Kenzie avoided the non-profit path – Ooi and Hasan said that a for-profit company gave them a "better chance of succeeding" – so capital is a consideration. The startup raised undisclosed seed money from investors who include former Google and Facebook executives, but it's also built to be sustainable.

This is where the structure of the academy is beneficial because it brings in revenue shared between the student and Kenzie. The team hopes that the potential to earn a salary for 18 months will make the course viable for more students than to say an MBA. There will also be potential for scholarships and an interest-free loan later on the line, the company said.

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"It's a very flexible model to be able to appeal to different types of students in different life situations," Hasan told TechCrunch, explaining that students will be able to postpone parts of the course, for example, if they get a job, and return to complete it later.

The focus on work is strong and this is reflected in the prices. These more advanced courses require some knowledge of coding, so those starting from scratch are in the entry-level option.

Talent in demand

Kenzie is so confident that he can give jobs that he guarantees to students that they will have a job when they complete the two-year program.

This is not new, of course. The coding of training camps, often wrongly, gives rise to such bold claims that lead to complaints from students who feel aggrieved after investing and not being hired.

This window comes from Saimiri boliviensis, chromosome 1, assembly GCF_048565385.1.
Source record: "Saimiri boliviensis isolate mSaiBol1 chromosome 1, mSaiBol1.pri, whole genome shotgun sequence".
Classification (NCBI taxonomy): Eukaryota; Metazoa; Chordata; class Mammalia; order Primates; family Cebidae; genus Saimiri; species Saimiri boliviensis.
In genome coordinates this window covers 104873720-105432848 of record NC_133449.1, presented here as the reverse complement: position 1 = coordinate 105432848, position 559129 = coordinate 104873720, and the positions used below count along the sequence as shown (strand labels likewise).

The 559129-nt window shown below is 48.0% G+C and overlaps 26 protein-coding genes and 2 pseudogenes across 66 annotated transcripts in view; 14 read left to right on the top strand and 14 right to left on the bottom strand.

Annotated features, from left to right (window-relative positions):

The startup believes to be the exception to the rule because of its hybrid model using the board, the work commitment – eight hours a day, seven days a week – and the list of startups and startups. technology companies providing staff and time.

From a critical point of view, there is also a huge demand, Ooi said, showing some high-level examples.

An unnamed company in Indianapolis, which provides coaching services, said it wanted to hire 50 engineers next year, while larger names are also present.

Salesforce, which moved into the city during the ExactTarget acquisition for $ 2.5 billion in 2013, is currently seeking to fill more than 60 vacancies while the Indian giant's Infosys has just leased 2,000 new employees.

"Salesforce started moving its operations from several states in India because they saw the opportunities here.But even by removing these big companies, there are today 2,000 tech jobs unfilled in the state.They already have a deficit because there is a huge skills gap compared to what businesses need – the demand is there, the only problem is that we can not train them people fast enough, said Ooi.


Symbolic: The Salesforce Tower, opened in May 2017, is the tallest building in Indianapolis

Evidence of this chasm can be found in Baton Rogue, Louisiana, where IBM has failed to achieve its recruiting goal since arriving in the region in search of growth potential in 2013.

"It's difficult because local schools do not produce students with the right skills.Now, IBM goes directly to secondary schools to tackle the solution," Ooi said. . "This shows the depth of need, and the gap between what higher education produces and what companies are looking for."